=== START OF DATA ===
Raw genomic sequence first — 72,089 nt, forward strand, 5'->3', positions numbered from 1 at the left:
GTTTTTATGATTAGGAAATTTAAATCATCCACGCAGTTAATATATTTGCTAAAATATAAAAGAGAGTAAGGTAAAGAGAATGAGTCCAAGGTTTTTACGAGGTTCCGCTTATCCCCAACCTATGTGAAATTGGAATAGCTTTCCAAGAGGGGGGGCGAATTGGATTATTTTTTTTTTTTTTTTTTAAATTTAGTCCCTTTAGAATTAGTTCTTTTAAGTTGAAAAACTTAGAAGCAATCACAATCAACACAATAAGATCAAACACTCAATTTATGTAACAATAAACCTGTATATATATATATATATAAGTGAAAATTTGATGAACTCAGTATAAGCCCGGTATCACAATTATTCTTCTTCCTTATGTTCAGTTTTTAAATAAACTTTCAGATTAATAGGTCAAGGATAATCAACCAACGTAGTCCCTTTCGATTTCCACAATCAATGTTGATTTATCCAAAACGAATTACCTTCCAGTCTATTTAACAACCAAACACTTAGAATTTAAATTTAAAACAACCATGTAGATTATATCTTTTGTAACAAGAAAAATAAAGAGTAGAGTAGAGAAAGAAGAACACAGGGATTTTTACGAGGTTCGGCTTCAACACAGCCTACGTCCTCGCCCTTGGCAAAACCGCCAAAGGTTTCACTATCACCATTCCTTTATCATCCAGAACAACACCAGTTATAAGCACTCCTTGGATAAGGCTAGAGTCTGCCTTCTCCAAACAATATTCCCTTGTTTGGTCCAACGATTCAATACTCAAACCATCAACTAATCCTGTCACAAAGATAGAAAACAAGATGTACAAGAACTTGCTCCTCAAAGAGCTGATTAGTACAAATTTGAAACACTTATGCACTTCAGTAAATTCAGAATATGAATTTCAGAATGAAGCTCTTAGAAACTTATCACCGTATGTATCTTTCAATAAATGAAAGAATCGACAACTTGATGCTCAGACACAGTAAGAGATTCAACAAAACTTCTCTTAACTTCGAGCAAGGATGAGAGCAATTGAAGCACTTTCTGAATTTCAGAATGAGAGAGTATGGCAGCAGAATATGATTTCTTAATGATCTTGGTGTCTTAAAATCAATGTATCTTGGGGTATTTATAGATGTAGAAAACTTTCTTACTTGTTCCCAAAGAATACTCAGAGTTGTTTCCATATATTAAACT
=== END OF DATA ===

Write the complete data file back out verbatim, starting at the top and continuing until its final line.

Raw genomic sequence first — 72,089 nt, forward strand, 5'->3', positions numbered from 1 at the left:
GTTTTTATGATTAGGAAATTTAAATCATCCACGCAGTTAATATATTTGCTAAAATATAAAAGAGAGTAAGGTAAAGAGAATGAGTCCAAGGTTTTTACGAGGTTCCGCTTATCCCCAACCTATGTGAAATTGGAATAGCTTTCCAAGAGGGGGGGCGAATTGGATTATTTTTTTTTTTTTTTTTTAAATTTAGTCCCTTTAGAATTAGTTCTTTTAAGTTGAAAAACTTAGAAGCAATCACAATCAACACAATAAGATCAAACACTCAATTTATGTAACAATAAACCTGTATATATATATATATATAAGTGAAAATTTGATGAACTCAGTATAAGCCCGGTATCACAATTATTCTTCTTCCTTATGTTCAGTTTTTAAATAAACTTTCAGATTAATAGGTCAAGGATAATCAACCAACGTAGTCCCTTTCGATTTCCACAATCAATGTTGATTTATCCAAAACGAATTACCTTCCAGTCTATTTAACAACCAAACACTTAGAATTTAAATTTAAAACAACCATGTAGATTATATCTTTTGTAACAAGAAAAATAAAGAGTAGAGTAGAGAAAGAAGAACACAGGGATTTTTACGAGGTTCGGCTTCAACACAGCCTACGTCCTCGCCCTTGGCAAAACCGCCAAAGGTTTCACTATCACCATTCCTTTATCATCCAGAACAACACCAGTTATAAGCACTCCTTGGATAAGGCTAGAGTCTGCCTTCTCCAAACAATATTCCCTTGTTTGGTCCAACGATTCAATACTCAAACCATCAACTAATCCTGTCACAAAGATAGAAAACAAGATGTACAAGAACTTGCTCCTCAAAGAGCTGATTAGTACAAATTTGAAACACTTATGCACTTCAGTAAATTCAGAATATGAATTTCAGAATGAAGCTCTTAGAAACTTATCACCGTATGTATCTTTCAATAAATGAAAGAATCGACAACTTGATGCTCAGACACAGTAAGAGATTCAACAAAACTTCTCTTAACTTCGAGCAAGGATGAGAGCAATTGAAGCACTTTCTGAATTTCAGAATGAGAGAGTATGGCAGCAGAATATGATTTCTTAATGATCTTGGTGTCTTAAAATCAATGTATCTTGGGGTATTTATAGATGTAGAAAACTTTCTTACTTGTTCCCAAAGAATACTCAGAGTTGTTTCCATATATTAAACT